Win a copy of ’40 Lessons to Get Children Thinking’ or the award-winning ‘Thoughtings’.
‘This collection of poems is very, very irritating. It’s irritating like having toast crumbs in your bed. It’s irritating like having toast crumbs in your brain… getting toast crumbs out of your bed is fun. They jump up and down. Some of them refuse to be swept out. Some of them find new places to hide. Some invite you to nibble them. Getting toast crumbs out of your mind is just like that too.’
– Michael Rosen, from his foreword to Thoughtings by Andrew Day and Peter Worley
For National Poetry Day 2015 Andrew and Peter would like to invite you, and your classes, to write a Shorting (a short Thoughting). Tweet your short ‘poem for thinking’ with the hashtag #Shorting and we’ll gather them together and post them all here after National Poetry Day.
This competition is open to adults and young people (under 18) . The teacher (or parent, or interested adult) prize will be a copy of Peter’s new book 40 Lessons to Get Children Thinking and the under 18 prize, a copy of Thoughtings.
Need inspiration on poetry in the classroom? Download Thought Adventure Number 8, Is This a Poem? from 40 Lessons, on The Philosophy Foundation’s website.
What’s a Thoughting?
In 2012 Andrew Day and Peter Worley wrote a book called Thoughtings: Puzzles, problems and paradoxes in poetry to think with (Awarded Teach Primary Magazine’s ‘Best Teaching Book’ 2014) to use in classrooms to stimulate philosophy sessions. Michael Rosen, who wrote the foreword (or forward!) for Thoughtings recommends it in his book for parents Good Ideas (2014). The title for Thoughtings was coined by a 6-year-old who was asked to say what thinking is without saying the word ‘think’ or ‘thinking’ in his answer; he said, ‘It’s when you’re thoughting’. There are free downloadable Thoughtings for you to use National Poetry Day on our website.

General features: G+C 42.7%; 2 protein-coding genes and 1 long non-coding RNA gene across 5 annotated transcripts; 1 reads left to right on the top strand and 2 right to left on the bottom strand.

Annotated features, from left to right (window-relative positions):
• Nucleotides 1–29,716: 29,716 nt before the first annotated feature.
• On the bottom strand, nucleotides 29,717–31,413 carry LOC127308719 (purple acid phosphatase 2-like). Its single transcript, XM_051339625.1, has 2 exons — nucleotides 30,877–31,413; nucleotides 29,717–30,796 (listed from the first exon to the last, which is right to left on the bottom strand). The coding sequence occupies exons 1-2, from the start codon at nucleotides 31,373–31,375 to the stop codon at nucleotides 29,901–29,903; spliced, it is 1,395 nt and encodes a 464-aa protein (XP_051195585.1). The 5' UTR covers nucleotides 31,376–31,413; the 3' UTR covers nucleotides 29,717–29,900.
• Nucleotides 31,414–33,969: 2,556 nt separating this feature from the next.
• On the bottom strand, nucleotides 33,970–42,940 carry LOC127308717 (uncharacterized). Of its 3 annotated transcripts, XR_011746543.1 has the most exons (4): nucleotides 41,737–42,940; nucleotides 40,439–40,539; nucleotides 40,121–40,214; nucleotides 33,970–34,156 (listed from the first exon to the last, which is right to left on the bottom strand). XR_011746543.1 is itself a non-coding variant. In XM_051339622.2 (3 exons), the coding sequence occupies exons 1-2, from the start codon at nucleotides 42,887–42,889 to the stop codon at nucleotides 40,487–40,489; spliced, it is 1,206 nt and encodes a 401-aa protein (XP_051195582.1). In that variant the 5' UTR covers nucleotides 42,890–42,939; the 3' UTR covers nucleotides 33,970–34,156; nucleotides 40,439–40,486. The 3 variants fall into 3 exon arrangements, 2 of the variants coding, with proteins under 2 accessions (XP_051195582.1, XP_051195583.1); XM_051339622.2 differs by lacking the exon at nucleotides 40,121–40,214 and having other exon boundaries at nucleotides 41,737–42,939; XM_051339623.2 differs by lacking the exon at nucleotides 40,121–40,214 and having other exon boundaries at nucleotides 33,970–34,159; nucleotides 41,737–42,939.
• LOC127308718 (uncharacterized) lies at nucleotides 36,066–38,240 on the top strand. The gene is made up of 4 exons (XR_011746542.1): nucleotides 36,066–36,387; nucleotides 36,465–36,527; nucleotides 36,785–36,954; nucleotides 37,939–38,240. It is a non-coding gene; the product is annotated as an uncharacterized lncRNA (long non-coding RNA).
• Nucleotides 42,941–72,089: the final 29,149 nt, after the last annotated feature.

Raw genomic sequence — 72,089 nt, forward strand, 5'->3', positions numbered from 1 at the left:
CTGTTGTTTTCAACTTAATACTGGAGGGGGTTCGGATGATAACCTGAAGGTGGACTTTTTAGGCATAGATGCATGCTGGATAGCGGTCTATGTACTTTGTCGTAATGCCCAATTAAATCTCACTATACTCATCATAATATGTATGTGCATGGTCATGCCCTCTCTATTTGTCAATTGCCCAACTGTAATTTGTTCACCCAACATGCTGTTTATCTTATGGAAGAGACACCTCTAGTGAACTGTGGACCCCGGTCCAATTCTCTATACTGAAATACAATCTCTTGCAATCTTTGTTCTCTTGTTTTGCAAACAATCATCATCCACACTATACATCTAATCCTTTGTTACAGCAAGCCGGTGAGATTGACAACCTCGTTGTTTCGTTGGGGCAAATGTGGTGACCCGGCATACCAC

What’s a Shorting?
In Peter Worley’s new book 40 lesson to get children thinking (out in October 2015) he has a chapter called ‘Is This A Poem?’ to help classes think through what poems are (and what they’re not). In the chapter he introduces the idea of a ‘Shorting’, a Thoughting for the Twitter generation: a ‘poem for thinking’ in 130 characters or less (to make space for the hashtag)! Here are some Shortings by Andrew and Peter:
Nospacetothinkmakesnosense. Space to think makes sense. B ut notw hen thes p ace s a r ei nthew ron gp lac e s.
I’ve got 140 characters I can play. Which one shall I be today? Let’s see what other people do and what they make me say.
Deciding is taking a scalpel and making a clean incision, cutting away the alternatives every time you make a decision.
Over to you!
Write your shorting, post on twitter with the #shorting, or if you’re not on twitter send it to us via email firstname.lastname@example.org
Thoughtings (plus more free poetry resources) on our site.
40 Lessons to Get Children Thinking will be available in October, available for pre-order now.
For more on our work on philosophy in schools and with children visit our website www.philosophy-foundation.org